The ability to bring my vision to “life” from start to finish elevates my importance as a designer and a consumer. Utilizing new skills, which by the way, I’ve been taking classes using Photoshop Elements, supports my desire to create something special, a timeless unique piece of artwork. A symbiotic relationship develops between me and the image, I am emotionally attached to the cloth because it describes who I am.
For a long time, I’ve wanted to combine two of my passions…photography and fabric. I’ve been fascinated with Photoshop for some time, and recently discovered a vehicle for designing fabric digitally, Spoonflower.
I started out with a picture I captured with my digital camera.
Used Photoshop for fun, and uploaded my design to Spoonflower.
I proofed the design to make sure the visual imagery was what I wanted.
I’m excited about all the creative possibilities for this fabric design with more to come. Stay tuned!
“In this era of service jobs and office work, most of us have never been inside a factory. Several decades of overseas competition, unequal trade policies, and a flood of cheap imports have decimated American factories. Since 1990, job losses in apparel and textiles have been greater than those in any other type of manufacturing, and today we have little idea where, or how, the shirt on our back is made.
In 2010, I discovered an old yarn mill in Maine that reminded me of the state hospital workshops I had photographed for my book, Asylum. While those places had long been abandoned, this mill was fully operational, a scene from the past miraculously coexisting with the present. I returned to the mill several times, and from conversations with employees, learned of other mills in the Northeast, many still functioning as they had for decades, using vintage equipment now prized for producing the “genuine article”.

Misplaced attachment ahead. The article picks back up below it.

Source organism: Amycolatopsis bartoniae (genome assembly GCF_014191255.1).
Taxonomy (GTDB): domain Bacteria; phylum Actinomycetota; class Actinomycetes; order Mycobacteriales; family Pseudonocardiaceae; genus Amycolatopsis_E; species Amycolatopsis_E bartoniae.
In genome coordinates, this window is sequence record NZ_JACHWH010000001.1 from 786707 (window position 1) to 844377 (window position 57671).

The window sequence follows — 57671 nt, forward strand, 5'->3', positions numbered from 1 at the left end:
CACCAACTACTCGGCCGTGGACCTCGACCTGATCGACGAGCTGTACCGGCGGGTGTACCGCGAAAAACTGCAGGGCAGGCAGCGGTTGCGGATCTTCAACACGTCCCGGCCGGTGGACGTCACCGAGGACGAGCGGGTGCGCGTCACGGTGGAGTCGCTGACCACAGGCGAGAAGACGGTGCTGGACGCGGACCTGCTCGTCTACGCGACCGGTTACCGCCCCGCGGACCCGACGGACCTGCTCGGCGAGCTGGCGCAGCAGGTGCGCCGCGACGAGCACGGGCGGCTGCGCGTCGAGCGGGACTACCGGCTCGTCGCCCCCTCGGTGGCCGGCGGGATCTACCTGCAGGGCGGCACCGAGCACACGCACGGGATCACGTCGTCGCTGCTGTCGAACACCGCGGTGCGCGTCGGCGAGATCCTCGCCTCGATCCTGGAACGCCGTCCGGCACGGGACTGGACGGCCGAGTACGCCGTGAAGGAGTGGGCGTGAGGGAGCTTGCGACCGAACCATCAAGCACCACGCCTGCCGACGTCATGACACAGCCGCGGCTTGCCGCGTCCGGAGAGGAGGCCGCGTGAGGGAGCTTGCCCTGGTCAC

In 2013, I toured several mills in the Carolinas, where the majority of textile production eventually migrated from New England, because the labor was cheaper. The mills are vast and mostly automated, and have survived by adapting technologically to the global marketplace. Though they bear little resemblance to their Northern forbearers, they are bound by a common history and are economically dependent on each other. By the time a finished fabric reaches the customer, it has passed through many factories, each a crucial link in the chain of production.
Over the past five years, I have gained access to an industry that continues to thrive, albeit on a much smaller scale, and for the most part, out of public view. With my photographs I aim to show how this iconic symbol of American manufacturing has changed and what its future may hold. I also wish to pay tribute to the undervalued segment of Americans who work in this sector. They are a cross section of young and old, skilled and unskilled, recent immigrants, and veteran employees, some of whom have spent their entire lives in a single factory. Together, they share a quiet pride and dignity, and are proof that manual labor and craftsmanship still have value in today’s economy.”
Today, before I venture out to do my inner core workout, I want to share my latest endeavor, “Block Painting.” I’ve wanted to experiment with this technique for awhile, and decided to go for it! Initially, the blocks were purchased to use with polymer clay, but after watching numerous YouTube videos, I decided to use fabric. I also plan on using the eclectic mix of paint in my collection, before investing in the medium.
Here are various blocks for borders, allover printing, etc.
Remnants of a quilting project.
I drew a grid on the fabric first for placement of the block. Of course, the striped fabric may or may not be your choice, but I wanted to try it anyway.